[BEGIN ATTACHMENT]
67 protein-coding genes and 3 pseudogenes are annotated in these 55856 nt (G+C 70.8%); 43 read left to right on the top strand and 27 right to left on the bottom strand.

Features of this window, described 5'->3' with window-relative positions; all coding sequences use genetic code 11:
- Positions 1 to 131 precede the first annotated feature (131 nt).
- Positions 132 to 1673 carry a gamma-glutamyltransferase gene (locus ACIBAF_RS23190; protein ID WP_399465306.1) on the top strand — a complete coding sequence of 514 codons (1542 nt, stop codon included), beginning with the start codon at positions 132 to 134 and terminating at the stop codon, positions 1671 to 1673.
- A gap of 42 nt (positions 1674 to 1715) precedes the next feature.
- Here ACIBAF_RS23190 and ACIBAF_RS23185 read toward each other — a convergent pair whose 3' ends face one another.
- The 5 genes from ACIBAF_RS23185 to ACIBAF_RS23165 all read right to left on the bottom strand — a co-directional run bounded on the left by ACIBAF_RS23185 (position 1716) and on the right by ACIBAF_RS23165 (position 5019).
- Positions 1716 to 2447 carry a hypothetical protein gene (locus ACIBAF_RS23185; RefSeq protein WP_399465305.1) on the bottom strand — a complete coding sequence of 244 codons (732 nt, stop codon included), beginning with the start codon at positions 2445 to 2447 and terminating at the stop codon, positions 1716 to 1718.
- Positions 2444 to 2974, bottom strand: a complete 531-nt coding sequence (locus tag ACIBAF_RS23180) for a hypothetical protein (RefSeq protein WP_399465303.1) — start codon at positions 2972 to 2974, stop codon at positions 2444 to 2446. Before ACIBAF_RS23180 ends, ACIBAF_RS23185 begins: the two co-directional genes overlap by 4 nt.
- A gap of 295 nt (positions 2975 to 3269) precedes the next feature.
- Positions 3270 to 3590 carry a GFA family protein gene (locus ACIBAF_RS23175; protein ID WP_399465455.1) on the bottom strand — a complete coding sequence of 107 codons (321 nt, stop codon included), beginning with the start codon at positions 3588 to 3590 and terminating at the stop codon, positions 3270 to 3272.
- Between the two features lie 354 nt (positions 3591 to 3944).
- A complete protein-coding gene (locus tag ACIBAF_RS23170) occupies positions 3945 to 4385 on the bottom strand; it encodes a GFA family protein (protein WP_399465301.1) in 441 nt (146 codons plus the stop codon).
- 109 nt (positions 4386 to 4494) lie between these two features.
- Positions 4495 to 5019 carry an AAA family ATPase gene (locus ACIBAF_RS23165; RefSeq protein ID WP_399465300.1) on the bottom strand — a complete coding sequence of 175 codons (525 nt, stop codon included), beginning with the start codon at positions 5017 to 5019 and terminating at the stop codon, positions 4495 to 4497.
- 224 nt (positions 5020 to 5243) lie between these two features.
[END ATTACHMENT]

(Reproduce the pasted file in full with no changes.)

67 protein-coding genes and 3 pseudogenes are annotated in these 55856 nt (G+C 70.8%); 43 read left to right on the top strand and 27 right to left on the bottom strand.

Features of this window, described 5'->3' with window-relative positions; all coding sequences use genetic code 11:
- Positions 1 to 131 precede the first annotated feature (131 nt).
- Positions 132 to 1673 carry a gamma-glutamyltransferase gene (locus ACIBAF_RS23190; protein ID WP_399465306.1) on the top strand — a complete coding sequence of 514 codons (1542 nt, stop codon included), beginning with the start codon at positions 132 to 134 and terminating at the stop codon, positions 1671 to 1673.
- A gap of 42 nt (positions 1674 to 1715) precedes the next feature.
- Here ACIBAF_RS23190 and ACIBAF_RS23185 read toward each other — a convergent pair whose 3' ends face one another.
- The 5 genes from ACIBAF_RS23185 to ACIBAF_RS23165 all read right to left on the bottom strand — a co-directional run bounded on the left by ACIBAF_RS23185 (position 1716) and on the right by ACIBAF_RS23165 (position 5019).
- Positions 1716 to 2447 carry a hypothetical protein gene (locus ACIBAF_RS23185; RefSeq protein WP_399465305.1) on the bottom strand — a complete coding sequence of 244 codons (732 nt, stop codon included), beginning with the start codon at positions 2445 to 2447 and terminating at the stop codon, positions 1716 to 1718.
- Positions 2444 to 2974, bottom strand: a complete 531-nt coding sequence (locus tag ACIBAF_RS23180) for a hypothetical protein (RefSeq protein WP_399465303.1) — start codon at positions 2972 to 2974, stop codon at positions 2444 to 2446. Before ACIBAF_RS23180 ends, ACIBAF_RS23185 begins: the two co-directional genes overlap by 4 nt.
- A gap of 295 nt (positions 2975 to 3269) precedes the next feature.
- Positions 3270 to 3590 carry a GFA family protein gene (locus ACIBAF_RS23175; protein ID WP_399465455.1) on the bottom strand — a complete coding sequence of 107 codons (321 nt, stop codon included), beginning with the start codon at positions 3588 to 3590 and terminating at the stop codon, positions 3270 to 3272.
- Between the two features lie 354 nt (positions 3591 to 3944).
- A complete protein-coding gene (locus tag ACIBAF_RS23170) occupies positions 3945 to 4385 on the bottom strand; it encodes a GFA family protein (protein WP_399465301.1) in 441 nt (146 codons plus the stop codon).
- 109 nt (positions 4386 to 4494) lie between these two features.
- Positions 4495 to 5019 carry an AAA family ATPase gene (locus ACIBAF_RS23165; RefSeq protein ID WP_399465300.1) on the bottom strand — a complete coding sequence of 175 codons (525 nt, stop codon included), beginning with the start codon at positions 5017 to 5019 and terminating at the stop codon, positions 4495 to 4497.
- 224 nt (positions 5020 to 5243) lie between these two features.